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Kevin is enjoying his sophomore year at a small, private university on the east coast. He has good friends, he’s close with his professors, and he is involved with a community service club on campus. He also works 20 hours a week for dining services to defray the cost of his room and board. Unfortunately, however, he has just learned that a scholarship he received for the first two years won't be renewed, and his tuition money will take a big hit.
When Kevin chose this college, his parents had agreed to pay for his schooling; however, in order to afford the increased cost, they would have to push back their retirement, working years past when they intended to stop.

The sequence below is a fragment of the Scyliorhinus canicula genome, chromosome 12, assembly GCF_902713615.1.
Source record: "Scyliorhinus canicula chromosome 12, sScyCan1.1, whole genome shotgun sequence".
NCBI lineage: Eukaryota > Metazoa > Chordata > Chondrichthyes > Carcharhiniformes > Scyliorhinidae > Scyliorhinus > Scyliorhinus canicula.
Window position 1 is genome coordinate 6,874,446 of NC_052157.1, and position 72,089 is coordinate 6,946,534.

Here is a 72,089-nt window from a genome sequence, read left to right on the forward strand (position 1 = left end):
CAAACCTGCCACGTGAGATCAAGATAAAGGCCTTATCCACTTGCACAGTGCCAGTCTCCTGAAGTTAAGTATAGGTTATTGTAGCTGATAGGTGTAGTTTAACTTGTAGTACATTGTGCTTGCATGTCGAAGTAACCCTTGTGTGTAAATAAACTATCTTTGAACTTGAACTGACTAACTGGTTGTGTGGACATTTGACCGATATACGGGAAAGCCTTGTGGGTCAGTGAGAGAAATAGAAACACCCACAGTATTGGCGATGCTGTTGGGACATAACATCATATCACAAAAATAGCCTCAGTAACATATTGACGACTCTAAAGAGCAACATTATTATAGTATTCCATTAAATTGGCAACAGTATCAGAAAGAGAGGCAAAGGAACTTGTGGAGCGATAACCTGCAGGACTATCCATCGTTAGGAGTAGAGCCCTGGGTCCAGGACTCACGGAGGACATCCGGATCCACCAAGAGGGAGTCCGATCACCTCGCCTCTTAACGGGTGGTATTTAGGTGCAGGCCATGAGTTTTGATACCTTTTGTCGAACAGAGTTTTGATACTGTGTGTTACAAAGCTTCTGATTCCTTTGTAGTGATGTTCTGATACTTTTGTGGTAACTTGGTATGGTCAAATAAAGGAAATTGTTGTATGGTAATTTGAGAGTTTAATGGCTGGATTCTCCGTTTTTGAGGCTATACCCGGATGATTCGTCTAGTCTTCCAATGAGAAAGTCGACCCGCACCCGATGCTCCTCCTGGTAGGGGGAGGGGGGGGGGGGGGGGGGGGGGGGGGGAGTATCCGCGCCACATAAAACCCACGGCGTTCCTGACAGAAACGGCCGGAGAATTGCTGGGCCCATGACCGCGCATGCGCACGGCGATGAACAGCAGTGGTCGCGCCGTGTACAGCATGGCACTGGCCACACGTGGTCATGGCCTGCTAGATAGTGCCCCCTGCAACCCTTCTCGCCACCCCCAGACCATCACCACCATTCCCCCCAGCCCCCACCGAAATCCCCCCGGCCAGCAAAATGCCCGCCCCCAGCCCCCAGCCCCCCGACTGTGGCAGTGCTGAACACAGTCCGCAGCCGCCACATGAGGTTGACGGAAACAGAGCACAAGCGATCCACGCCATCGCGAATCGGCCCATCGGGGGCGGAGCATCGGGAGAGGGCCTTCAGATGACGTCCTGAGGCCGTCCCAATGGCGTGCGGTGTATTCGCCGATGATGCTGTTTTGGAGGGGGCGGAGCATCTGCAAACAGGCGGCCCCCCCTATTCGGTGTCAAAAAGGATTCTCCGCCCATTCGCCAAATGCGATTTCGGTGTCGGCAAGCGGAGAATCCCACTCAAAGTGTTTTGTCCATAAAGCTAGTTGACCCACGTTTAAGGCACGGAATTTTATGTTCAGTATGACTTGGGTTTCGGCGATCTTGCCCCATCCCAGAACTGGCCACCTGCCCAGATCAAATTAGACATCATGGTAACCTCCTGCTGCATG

Kevin is already working the maximum number of hours he's allowed. Assuming he can't find scholarships to cover the rest, should he be expected to attend a cheaper, state college? Or should Kevin’s parents be expected to make the sacrifice?
Framework for Ethical Decision Making
Who Should Pay for College? (USA Today College)
Student Debt and the Importance of College